It’s an ideal outcome for Oklahoma City considering the alternative they were staring at last summer when, of those three, only Adams was under contract past 2017-18. But, as it stands right now, the way they’ve built their roster is about to cost them an exorbitant amount of money.
The Thunder currently have a payroll of $156 million for next season and because they will be victims of the repeater tax penalty, that means they’ll have to foot a tax bill of $130 million, the largest in NBA history, according to ESPN’s Bobby Marks.
It would be one thing to pay that much for a title contender, but Oklahoma City couldn’t get out of the first round with the same group this past season. Andre Roberson’s season-ending injury proved to be a crippling blow, but even with the Thunder at full strength going forward, it’s fair to wonder how much of a challenge they’ll pose to the Golden State Warriors, if they can even get through the rest of the loaded Western Conference.
Using the stretch provision on Carmelo Anthony – who picked up his 2018-19 option for $27.9 million – and spreading out his cap hit over the next three years would massively relieve the tax burden on Oklahoma City for the coming season, but it would worsen their financial situation in the two seasons after that.
Stretching Carmelo would produce a $9.3M dead-money cap hit for 3 seasons. That'd be painful. Including it would take the Thunder to $135M to just 7 players in 2019-20, and $128M to just 5 players in 2020-21. The luxury tax lines are projected at $132M and $141M, respectively.— Albert Nahmad (@AlbertNahmad) July 1, 2018
The Thunder could choose to just bite the bullet for the coming season, but that would be uncharacteristic for a franchise that traded away James Harden in 2012 to seemingly avoid the luxury tax.
Even after signing George, general manager Sam Presti has his work cut out, but there’s no doubting the victory Oklahoma City have secured in keeping their core together.
With as much movement that now exists among players in the NBA, the summer has become a sort of second season, providing seemingly endless entertainment and intrigue.
This offseason has already been a compelling one, but it’s about to reach a new level with free agency getting under way at midnight on Saturday (EST, 08:00 UAE time). That means we could quickly learn where LeBron James will play next season, as well as the fate of others on the open market.
Of course, for many of the big names, free agency will mostly be a formality as they promptly re-sign with their current teams. That will likely apply to Kevin Durant, who is expected to stay with the Golden State Warriors, as well Chris Paul and Clint Capela, who were essential to the Houston Rockets coming within one win of the NBA Finals.
With that said, here’s a look at the biggest free agents whose immediate future isn’t so predictable.
All eyes will be on the best player in the world as he makes his decision on where to take his talents – or where to keep them.
The chances of James leaving the Cleveland Cavaliers again, most likely for the Los Angeles Lakers, appear to be somewhere around 50-50. While he’s reached the Finals four straight years since returning to Cleveland, they’ve been beaten three times by Golden State and look to have plateaued.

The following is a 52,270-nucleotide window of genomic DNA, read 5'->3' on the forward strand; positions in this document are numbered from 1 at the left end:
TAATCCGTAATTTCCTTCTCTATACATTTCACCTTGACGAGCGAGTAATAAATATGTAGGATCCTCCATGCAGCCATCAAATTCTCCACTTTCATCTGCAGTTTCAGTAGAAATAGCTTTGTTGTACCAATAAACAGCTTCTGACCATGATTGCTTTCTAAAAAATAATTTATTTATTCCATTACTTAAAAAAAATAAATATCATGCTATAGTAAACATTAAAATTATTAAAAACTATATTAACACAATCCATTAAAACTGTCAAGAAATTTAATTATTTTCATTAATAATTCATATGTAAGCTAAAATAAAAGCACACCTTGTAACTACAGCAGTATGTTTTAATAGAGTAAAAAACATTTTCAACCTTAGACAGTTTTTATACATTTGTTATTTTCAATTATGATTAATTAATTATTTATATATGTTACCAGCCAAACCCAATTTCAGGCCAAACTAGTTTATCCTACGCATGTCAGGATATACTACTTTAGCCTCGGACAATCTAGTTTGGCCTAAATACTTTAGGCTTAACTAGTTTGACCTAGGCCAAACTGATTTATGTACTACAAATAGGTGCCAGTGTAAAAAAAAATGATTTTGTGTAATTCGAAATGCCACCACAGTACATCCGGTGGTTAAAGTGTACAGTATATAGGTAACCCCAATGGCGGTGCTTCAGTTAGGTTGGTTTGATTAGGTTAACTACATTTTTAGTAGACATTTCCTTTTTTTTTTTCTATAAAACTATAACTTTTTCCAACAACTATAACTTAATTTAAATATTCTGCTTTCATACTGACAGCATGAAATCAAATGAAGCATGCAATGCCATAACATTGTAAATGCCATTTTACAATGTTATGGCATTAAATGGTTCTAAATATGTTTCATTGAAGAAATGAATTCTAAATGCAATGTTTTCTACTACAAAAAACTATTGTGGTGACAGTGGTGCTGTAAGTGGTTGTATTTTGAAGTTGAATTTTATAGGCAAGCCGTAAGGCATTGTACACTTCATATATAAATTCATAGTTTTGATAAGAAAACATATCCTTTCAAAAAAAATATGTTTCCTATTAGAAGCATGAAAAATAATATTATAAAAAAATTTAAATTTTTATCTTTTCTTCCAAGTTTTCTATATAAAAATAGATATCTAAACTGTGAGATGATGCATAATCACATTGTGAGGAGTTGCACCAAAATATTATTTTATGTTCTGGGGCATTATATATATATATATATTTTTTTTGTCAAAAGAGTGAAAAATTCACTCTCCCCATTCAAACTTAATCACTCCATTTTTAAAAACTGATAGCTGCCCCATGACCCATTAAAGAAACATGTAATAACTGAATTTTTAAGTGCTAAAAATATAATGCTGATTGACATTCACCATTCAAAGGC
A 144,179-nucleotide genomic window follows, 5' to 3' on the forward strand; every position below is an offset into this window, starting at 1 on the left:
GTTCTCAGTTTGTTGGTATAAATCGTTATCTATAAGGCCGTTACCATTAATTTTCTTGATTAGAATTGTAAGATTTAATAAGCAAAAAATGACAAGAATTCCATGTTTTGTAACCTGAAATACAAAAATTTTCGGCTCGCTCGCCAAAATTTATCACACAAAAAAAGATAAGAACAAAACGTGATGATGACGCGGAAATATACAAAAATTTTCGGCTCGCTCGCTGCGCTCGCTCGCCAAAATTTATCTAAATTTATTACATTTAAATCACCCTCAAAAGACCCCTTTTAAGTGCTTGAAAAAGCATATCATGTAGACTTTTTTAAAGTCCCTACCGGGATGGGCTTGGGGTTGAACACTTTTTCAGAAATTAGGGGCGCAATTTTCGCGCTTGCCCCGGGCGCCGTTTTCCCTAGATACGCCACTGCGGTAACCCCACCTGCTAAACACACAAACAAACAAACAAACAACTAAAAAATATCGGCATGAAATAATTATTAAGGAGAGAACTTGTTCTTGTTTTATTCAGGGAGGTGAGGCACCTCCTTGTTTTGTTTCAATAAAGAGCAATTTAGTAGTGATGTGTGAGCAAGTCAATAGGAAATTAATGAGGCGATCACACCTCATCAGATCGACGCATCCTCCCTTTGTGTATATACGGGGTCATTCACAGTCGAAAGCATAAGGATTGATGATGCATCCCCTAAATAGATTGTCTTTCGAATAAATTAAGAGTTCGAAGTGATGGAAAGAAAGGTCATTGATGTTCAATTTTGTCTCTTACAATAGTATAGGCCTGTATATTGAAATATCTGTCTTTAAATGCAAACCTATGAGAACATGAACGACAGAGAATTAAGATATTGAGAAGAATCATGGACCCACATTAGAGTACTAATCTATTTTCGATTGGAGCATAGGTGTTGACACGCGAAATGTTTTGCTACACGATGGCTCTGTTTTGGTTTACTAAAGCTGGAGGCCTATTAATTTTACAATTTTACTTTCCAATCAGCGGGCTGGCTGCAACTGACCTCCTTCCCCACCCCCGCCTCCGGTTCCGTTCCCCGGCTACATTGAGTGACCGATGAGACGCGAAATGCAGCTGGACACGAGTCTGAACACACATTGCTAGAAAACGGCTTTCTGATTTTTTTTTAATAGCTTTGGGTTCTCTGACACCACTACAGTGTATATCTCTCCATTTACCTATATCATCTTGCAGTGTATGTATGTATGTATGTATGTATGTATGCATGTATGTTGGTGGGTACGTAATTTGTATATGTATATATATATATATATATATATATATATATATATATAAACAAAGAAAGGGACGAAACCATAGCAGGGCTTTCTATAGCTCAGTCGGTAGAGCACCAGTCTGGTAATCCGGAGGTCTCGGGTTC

The Lakers, at least as of now, aren’t exactly a ready-made contender, but the prospect of bringing in another star or two to form a new superteam makes them a legitimate threat to lure James away.
Similarly, George may want to see what James decides before making his pick between the Lakers and Oklahoma City Thunder.
The star forward seemed destined for Los Angeles last year when it was reported the Lakers were his preference, but after a year with the Thunder, George apparently is seriously considering giving it another go with Russell Westbrook and Co.
George grew up just outside of Los Angeles, but Oklahoma City are banking a year with their franchise has changed his mind.
Either way, he may be a major domino for LeBron, and vice versa.
Almost any other year, the supremely talented Cousins would be the most interesting name on the market, but with LeBron and the Lakers grabbing all the headlines, the big man is somewhat going under the radar.
Part of that is the fact Cousins is coming off an Achilles tear, so it’s unclear if he’ll be back to his dominant self right away, or ever again. Plus, the New Orleans Pelicans were arguably better after he was sidelined, so it’s possible his gaudy numbers don’t translate to winning contributions.
Still, the Pelicans will likely do whatever they can to keep hold of him, if for no other reason than to at least show Anthony Davis they’re willing to spend to be competitive.
If Cousins doesn’t get offered a max contract though, he may take a short-term deal to prove he can return to an All-Star level.
After opting out of the final year of his contract with the Los Angeles Clippers, it seems all but certain the centre will be plying his trade elsewhere next season.
And the worst-kept secret in the league may be the mutual infatuation between Jordan and the Dallas Mavericks, who secured a verbal agreement from him in the summer of 2015, only for the big man to renege and stay with the Clippers.
Playing the market
Cap space is in short supply among teams this summer, which could affect the length and worth of several contracts for non-stars.
Role players who are entering free agency hoping for a nice payday are likely to be disappointed as teams try to keep their powder dry for next summer’s class.
That said, there are still a bunch of young, promising restricted free agents who could draw big offer sheets, such as Aaron Gordon and Jabari Parker. But teams may be less inclined to take risks this summer in the current cap climate.